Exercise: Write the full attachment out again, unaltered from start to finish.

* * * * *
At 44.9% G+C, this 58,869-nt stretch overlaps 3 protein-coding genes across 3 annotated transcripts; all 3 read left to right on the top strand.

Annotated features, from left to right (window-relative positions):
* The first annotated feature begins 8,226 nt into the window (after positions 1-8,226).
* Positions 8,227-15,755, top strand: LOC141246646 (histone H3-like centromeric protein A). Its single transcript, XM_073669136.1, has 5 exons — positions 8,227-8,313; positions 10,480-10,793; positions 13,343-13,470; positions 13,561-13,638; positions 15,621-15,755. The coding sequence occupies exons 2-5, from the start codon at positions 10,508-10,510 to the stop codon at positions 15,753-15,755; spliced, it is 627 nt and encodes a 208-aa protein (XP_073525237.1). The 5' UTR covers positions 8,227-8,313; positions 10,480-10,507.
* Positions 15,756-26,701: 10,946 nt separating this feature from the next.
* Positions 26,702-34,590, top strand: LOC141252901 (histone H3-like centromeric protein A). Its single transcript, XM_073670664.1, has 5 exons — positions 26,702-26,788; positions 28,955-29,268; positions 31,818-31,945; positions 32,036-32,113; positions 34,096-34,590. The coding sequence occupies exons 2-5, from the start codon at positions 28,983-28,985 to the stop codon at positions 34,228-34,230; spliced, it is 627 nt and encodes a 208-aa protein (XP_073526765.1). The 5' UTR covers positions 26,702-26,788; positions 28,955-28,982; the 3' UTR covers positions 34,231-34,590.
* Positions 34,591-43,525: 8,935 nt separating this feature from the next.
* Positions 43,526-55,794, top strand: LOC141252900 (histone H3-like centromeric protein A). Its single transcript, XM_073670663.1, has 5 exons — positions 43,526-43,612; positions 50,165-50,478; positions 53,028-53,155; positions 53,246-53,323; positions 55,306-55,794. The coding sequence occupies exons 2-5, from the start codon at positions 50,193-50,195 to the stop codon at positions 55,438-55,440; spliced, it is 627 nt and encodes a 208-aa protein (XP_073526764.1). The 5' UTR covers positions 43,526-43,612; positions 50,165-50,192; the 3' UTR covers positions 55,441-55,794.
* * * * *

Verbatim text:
At 44.9% G+C, this 58,869-nt stretch overlaps 3 protein-coding genes across 3 annotated transcripts; all 3 read left to right on the top strand.

Annotated features, from left to right (window-relative positions):
* The first annotated feature begins 8,226 nt into the window (after positions 1-8,226).
* Positions 8,227-15,755, top strand: LOC141246646 (histone H3-like centromeric protein A). Its single transcript, XM_073669136.1, has 5 exons — positions 8,227-8,313; positions 10,480-10,793; positions 13,343-13,470; positions 13,561-13,638; positions 15,621-15,755. The coding sequence occupies exons 2-5, from the start codon at positions 10,508-10,510 to the stop codon at positions 15,753-15,755; spliced, it is 627 nt and encodes a 208-aa protein (XP_073525237.1). The 5' UTR covers positions 8,227-8,313; positions 10,480-10,507.
* Positions 15,756-26,701: 10,946 nt separating this feature from the next.
* Positions 26,702-34,590, top strand: LOC141252901 (histone H3-like centromeric protein A). Its single transcript, XM_073670664.1, has 5 exons — positions 26,702-26,788; positions 28,955-29,268; positions 31,818-31,945; positions 32,036-32,113; positions 34,096-34,590. The coding sequence occupies exons 2-5, from the start codon at positions 28,983-28,985 to the stop codon at positions 34,228-34,230; spliced, it is 627 nt and encodes a 208-aa protein (XP_073526765.1). The 5' UTR covers positions 26,702-26,788; positions 28,955-28,982; the 3' UTR covers positions 34,231-34,590.
* Positions 34,591-43,525: 8,935 nt separating this feature from the next.
* Positions 43,526-55,794, top strand: LOC141252900 (histone H3-like centromeric protein A). Its single transcript, XM_073670663.1, has 5 exons — positions 43,526-43,612; positions 50,165-50,478; positions 53,028-53,155; positions 53,246-53,323; positions 55,306-55,794. The coding sequence occupies exons 2-5, from the start codon at positions 50,193-50,195 to the stop codon at positions 55,438-55,440; spliced, it is 627 nt and encodes a 208-aa protein (XP_073526764.1). The 5' UTR covers positions 43,526-43,612; positions 50,165-50,192; the 3' UTR covers positions 55,441-55,794.